Crouch is reunited with Redknapp at Tottenham
Monday 27 July 2009
Peter Crouch will have a medical at Tottenham Hotspur today after the club agreed a £12m deal which makes the England striker the club's biggest earner.
Spurs have beaten off competition from Fulham to secure the services of Crouch, who will join up with Harry Redknapp for the fourth time in his career after agreeing a four-year deal.
The expected reluctance of the Tottenham chairman, Daniel Levy, to match Crouch's £70,000-a-week Portsmouth salary had looked like the impediment to the 28-year-old England international following Redknapp from Fratton Park to White Hart Lane. But Tottenham's desire to sign him – which would suggest that Klaas-Jan Huntelaar of Real Madrid, is out of their grasp – has helped to see off Fulham, the only other side ready to compete for his services after Sunderland's withdrawal last week.
Crouch spent just one season at Fratton Park after joining from Liverpool, but the Portsmouth manager, Paul Hart, said yesterday that the club have no choice but to cash in, despite the bold promises of prospective new owner Sulaiman al-Fahim. In a declaration which raises new doubts about Fahim's general air of optimism, Hart said that Portsmouth fans must ready themselves for a period of financial restraint.
"People need to realise that Pompey have been punching above their weight and could no longer sustain the level of spending that has gone on here over the last three years," Hart said. "Even though a new owner is poised to come in our dealings in the market will be modest in comparison to the past."
Crouch's move to north London takes his career full circle and returns him to a club with which he signed schoolboy terms at the age of 14, but left in 2000 for Queen's Park Rangers, without having been given a chance in the senior team. This will be the seventh major move and one which reinforces his push to be an integral part of Fabio Capello's plans for next summer's World Cup in South Africa. For Redknapp, it means the strike partnership between Crouch and Jermain Defoe, which was so effective for him on the South Coast before he departed for Tottenham, is back together.
Crouch's move appears to have prevented Hull City moving for Fulham's Bobby Zamora. Roy Hodgson had allowed Zamora to speak to Hull manager Phil Brown as his own pursuit of Crouch continued. But despite an agreed fee of £5m, Hull were not ready to improve Zamora's personal terms. With the striker seemingly of more value to Hodgson, the deal is unlikely to go through. "He wants to stay with us and I'm delighted," Hodgson said yesterday. "He didn't score many goals last season, but he will this time because he is a very good technician."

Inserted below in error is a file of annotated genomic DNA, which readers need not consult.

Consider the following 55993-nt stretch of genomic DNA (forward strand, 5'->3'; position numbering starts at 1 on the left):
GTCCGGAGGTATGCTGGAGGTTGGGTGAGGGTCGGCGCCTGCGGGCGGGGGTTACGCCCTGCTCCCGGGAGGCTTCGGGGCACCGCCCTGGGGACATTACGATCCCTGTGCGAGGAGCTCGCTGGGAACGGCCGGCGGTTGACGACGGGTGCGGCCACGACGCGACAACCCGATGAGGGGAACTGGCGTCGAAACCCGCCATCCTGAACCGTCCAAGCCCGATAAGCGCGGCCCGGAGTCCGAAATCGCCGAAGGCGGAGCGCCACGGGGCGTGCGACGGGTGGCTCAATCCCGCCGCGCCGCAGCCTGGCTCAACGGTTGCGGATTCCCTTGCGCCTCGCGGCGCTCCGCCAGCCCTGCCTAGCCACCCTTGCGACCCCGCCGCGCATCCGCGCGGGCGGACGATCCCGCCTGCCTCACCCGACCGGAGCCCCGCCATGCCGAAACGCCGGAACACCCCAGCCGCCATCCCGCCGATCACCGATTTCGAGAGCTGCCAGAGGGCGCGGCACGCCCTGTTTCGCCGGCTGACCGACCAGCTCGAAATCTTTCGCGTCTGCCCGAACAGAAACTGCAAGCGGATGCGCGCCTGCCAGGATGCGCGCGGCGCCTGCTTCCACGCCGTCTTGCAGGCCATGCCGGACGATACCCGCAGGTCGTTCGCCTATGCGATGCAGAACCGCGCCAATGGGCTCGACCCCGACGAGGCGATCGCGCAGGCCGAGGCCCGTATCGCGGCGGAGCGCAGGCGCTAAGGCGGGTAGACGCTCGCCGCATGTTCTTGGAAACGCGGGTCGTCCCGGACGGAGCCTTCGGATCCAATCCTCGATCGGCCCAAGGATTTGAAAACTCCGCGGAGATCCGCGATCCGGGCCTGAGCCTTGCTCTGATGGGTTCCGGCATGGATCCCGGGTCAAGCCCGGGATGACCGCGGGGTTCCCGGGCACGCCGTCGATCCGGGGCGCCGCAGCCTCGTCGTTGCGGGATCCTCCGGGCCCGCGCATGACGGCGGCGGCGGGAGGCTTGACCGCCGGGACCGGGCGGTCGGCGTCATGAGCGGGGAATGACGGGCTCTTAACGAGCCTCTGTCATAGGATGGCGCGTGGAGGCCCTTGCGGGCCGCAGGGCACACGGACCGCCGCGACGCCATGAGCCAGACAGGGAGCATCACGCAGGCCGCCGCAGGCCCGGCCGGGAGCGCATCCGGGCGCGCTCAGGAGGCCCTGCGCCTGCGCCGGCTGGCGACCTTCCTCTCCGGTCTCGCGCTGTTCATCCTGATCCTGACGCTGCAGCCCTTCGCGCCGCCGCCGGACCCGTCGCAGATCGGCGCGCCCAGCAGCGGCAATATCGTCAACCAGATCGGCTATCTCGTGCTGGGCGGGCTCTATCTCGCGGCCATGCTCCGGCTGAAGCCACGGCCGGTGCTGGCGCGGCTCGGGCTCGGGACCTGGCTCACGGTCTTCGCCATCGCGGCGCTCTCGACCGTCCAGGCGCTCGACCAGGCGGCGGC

Crouch's move may lift Sunderland's hopes of signing Spurs striker Darren Bent, a player they have tried to sign on at least twice and whose future at White Hart Lane now looks to be in doubt.
Latest in Sport
England 'favourites' to host 2018 World Cup after Sepp Blatter resignation - Qatar and Russia under pressure
Michael Schumacher: Bernie Ecclestone reveals why he can't visit former F1 champion because he 'doesn't want to see him like that'
Sepp Blatter quits as Fifa president live: South African government admits 'thin line' between bribery and legacy contributions
Sepp Blatter resignation: The exit of the Fifa president must lead to real change
Fifa corruption: Europe plots to stage an 'alternative World Cup' in place of Russia 2018
- 2 California man brutally beat 82-year-old Sikh grandfather he mistook for 'one of those people'
- 4 Charles Kennedy 'had better judgement drunk than many sober politicians' says Ian Hislop
Thousands of teenage girls enduring debilitating illnesses after routine school cancer vaccination
Migrants in Kos: Photos show real tragedy after Brits abroad complain of 'awkward' holidays
British tourists complain that impoverished boat migrants are making holidays 'awkward' in Kos
Michael Gove determined to scrap the Human Rights Act – even if Scotland retains it
Threat to scrap Human Rights Act could see UK follow Nazi example, warns UN official
Church of England 'one generation away from extinction' after dramatic loss of followers